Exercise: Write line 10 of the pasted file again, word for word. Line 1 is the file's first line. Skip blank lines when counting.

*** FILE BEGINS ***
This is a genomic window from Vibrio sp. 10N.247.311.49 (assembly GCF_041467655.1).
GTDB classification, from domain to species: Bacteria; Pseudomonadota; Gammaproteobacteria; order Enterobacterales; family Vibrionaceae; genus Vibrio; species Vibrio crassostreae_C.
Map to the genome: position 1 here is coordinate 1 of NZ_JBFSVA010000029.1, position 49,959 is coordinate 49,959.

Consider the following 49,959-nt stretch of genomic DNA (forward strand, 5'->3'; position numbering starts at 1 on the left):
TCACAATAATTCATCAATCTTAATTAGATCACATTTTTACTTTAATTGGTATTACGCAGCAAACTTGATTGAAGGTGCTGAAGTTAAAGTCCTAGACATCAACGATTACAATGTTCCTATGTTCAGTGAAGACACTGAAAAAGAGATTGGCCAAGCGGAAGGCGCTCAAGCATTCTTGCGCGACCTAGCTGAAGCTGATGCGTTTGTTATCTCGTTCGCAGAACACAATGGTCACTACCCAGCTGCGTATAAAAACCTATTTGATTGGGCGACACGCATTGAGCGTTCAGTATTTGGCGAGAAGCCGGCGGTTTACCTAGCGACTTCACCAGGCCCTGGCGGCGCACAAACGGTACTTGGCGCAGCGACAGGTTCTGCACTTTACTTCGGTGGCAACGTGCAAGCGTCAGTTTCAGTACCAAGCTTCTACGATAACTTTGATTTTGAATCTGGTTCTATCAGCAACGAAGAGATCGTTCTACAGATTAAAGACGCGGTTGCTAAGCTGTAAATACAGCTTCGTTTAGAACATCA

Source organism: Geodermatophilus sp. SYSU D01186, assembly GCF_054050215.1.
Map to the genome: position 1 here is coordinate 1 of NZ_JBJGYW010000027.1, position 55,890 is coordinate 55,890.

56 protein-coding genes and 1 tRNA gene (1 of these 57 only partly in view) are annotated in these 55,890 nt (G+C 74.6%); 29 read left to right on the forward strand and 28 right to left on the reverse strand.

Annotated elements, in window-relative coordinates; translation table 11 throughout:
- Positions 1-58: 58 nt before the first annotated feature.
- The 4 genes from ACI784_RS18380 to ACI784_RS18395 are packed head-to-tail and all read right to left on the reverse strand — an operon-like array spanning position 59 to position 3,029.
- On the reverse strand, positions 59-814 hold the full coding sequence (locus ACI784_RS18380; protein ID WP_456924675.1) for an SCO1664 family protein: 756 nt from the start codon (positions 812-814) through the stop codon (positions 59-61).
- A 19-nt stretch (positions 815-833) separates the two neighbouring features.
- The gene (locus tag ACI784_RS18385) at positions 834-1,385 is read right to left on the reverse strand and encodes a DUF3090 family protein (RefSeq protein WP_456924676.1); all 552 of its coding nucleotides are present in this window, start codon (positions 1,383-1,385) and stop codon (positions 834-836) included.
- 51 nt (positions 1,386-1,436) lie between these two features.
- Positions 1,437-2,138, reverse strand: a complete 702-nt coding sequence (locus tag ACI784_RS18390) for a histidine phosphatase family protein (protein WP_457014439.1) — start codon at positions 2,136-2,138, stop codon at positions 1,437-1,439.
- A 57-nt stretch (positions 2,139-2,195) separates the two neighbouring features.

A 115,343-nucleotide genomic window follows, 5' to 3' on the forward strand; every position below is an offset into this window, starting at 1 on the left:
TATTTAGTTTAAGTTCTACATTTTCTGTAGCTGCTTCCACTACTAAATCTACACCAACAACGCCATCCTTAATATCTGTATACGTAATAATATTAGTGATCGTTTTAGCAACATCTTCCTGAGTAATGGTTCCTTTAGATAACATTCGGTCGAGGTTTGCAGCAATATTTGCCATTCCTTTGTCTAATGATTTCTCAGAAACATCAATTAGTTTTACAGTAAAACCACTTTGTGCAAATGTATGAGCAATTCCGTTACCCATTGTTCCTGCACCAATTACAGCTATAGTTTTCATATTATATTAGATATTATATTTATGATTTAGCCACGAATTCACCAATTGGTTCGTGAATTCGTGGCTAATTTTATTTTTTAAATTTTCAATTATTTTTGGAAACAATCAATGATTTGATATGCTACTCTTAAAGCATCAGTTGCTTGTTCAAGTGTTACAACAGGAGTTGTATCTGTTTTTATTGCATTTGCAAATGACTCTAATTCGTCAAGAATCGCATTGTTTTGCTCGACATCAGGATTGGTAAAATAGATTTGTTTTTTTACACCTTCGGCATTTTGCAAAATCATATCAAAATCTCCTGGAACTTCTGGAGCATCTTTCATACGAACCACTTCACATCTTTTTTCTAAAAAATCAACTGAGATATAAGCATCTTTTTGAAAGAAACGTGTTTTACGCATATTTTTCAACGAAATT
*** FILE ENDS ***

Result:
- Positions 1-58: 58 nt before the first annotated feature.